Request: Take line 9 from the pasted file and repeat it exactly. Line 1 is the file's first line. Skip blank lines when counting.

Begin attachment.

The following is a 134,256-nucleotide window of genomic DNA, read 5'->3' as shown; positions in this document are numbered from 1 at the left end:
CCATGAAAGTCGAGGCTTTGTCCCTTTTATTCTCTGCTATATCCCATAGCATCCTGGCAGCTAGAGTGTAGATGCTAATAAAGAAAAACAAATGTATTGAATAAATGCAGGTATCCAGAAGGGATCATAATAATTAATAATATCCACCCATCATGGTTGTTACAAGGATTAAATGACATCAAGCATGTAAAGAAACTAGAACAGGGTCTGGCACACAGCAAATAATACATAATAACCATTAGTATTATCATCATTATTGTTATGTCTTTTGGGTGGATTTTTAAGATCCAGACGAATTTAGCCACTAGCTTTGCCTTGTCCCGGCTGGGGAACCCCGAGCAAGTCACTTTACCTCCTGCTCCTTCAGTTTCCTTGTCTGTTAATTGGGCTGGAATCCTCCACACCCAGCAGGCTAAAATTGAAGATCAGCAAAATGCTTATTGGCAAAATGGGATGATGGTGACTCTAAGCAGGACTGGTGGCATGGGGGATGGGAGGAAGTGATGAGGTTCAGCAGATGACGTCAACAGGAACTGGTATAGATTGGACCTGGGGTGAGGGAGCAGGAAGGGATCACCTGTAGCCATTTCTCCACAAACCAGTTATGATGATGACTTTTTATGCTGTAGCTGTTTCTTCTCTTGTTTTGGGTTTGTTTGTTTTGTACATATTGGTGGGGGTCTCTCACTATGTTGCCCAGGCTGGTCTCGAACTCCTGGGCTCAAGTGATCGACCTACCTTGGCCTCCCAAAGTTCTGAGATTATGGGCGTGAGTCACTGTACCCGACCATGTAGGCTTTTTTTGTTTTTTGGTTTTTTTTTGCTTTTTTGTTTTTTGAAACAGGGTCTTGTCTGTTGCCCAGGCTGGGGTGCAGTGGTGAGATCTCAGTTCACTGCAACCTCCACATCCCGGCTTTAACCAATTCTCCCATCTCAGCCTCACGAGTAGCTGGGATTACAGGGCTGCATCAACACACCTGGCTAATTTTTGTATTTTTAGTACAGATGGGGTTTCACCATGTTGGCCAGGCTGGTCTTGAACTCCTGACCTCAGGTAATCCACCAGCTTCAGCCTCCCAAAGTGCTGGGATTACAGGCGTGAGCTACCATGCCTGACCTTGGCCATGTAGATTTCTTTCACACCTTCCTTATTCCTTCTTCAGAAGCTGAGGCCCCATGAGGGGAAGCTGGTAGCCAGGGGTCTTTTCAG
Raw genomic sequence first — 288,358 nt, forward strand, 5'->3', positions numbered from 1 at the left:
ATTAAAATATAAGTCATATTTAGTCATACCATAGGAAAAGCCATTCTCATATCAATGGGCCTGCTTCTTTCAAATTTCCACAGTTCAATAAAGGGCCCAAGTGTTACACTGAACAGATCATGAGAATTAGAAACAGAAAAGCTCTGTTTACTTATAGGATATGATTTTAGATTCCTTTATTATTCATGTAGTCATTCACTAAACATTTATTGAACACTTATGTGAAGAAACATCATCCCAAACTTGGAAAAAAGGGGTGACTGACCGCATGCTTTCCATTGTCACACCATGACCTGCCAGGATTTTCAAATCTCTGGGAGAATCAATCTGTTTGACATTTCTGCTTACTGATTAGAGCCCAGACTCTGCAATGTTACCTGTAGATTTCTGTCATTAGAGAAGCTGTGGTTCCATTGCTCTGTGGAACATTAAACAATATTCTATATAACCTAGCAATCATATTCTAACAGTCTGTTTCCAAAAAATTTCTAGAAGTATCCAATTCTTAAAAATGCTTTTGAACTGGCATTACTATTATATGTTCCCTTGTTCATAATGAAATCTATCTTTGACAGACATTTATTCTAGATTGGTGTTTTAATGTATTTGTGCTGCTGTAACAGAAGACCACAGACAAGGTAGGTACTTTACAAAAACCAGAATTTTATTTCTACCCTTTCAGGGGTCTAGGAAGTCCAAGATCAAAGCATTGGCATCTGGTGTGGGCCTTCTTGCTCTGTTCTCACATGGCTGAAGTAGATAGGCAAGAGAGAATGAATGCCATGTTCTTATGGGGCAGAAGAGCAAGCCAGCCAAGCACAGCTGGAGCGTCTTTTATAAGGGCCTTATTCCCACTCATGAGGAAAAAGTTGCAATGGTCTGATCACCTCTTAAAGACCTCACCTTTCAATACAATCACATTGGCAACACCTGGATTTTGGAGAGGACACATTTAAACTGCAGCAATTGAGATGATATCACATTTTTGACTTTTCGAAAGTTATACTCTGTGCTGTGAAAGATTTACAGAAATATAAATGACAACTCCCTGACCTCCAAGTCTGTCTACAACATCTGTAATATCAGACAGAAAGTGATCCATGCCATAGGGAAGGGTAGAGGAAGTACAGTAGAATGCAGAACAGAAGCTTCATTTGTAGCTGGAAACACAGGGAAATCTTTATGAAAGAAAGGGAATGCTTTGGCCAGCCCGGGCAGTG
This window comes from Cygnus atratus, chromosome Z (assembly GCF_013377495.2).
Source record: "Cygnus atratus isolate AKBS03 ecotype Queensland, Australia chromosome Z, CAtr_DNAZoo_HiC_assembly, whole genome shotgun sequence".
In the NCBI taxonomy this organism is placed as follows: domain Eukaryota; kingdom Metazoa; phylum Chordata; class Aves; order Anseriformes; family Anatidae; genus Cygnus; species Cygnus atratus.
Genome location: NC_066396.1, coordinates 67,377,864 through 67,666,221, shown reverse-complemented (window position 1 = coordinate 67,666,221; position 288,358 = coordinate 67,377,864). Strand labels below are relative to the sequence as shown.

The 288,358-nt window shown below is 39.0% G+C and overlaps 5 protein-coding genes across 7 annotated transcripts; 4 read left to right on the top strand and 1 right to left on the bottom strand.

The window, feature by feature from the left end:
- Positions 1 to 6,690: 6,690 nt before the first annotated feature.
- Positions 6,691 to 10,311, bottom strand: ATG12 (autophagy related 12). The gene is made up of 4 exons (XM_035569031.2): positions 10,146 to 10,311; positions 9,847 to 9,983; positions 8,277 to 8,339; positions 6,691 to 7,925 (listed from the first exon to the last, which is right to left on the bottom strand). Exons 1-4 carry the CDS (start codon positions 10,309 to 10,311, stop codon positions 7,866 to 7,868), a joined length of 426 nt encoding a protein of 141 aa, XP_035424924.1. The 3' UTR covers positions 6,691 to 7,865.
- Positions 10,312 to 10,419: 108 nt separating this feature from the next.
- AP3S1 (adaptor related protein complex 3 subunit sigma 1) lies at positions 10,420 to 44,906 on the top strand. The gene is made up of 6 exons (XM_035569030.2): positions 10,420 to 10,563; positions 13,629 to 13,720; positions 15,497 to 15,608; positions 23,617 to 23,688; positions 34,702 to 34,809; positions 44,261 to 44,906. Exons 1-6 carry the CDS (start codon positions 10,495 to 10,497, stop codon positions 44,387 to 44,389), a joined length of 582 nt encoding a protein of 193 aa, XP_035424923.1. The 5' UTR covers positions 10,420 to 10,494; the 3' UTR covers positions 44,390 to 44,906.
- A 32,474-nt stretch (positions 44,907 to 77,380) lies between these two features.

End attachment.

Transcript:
The 288,358-nt window shown below is 39.0% G+C and overlaps 5 protein-coding genes across 7 annotated transcripts; 4 read left to right on the top strand and 1 right to left on the bottom strand.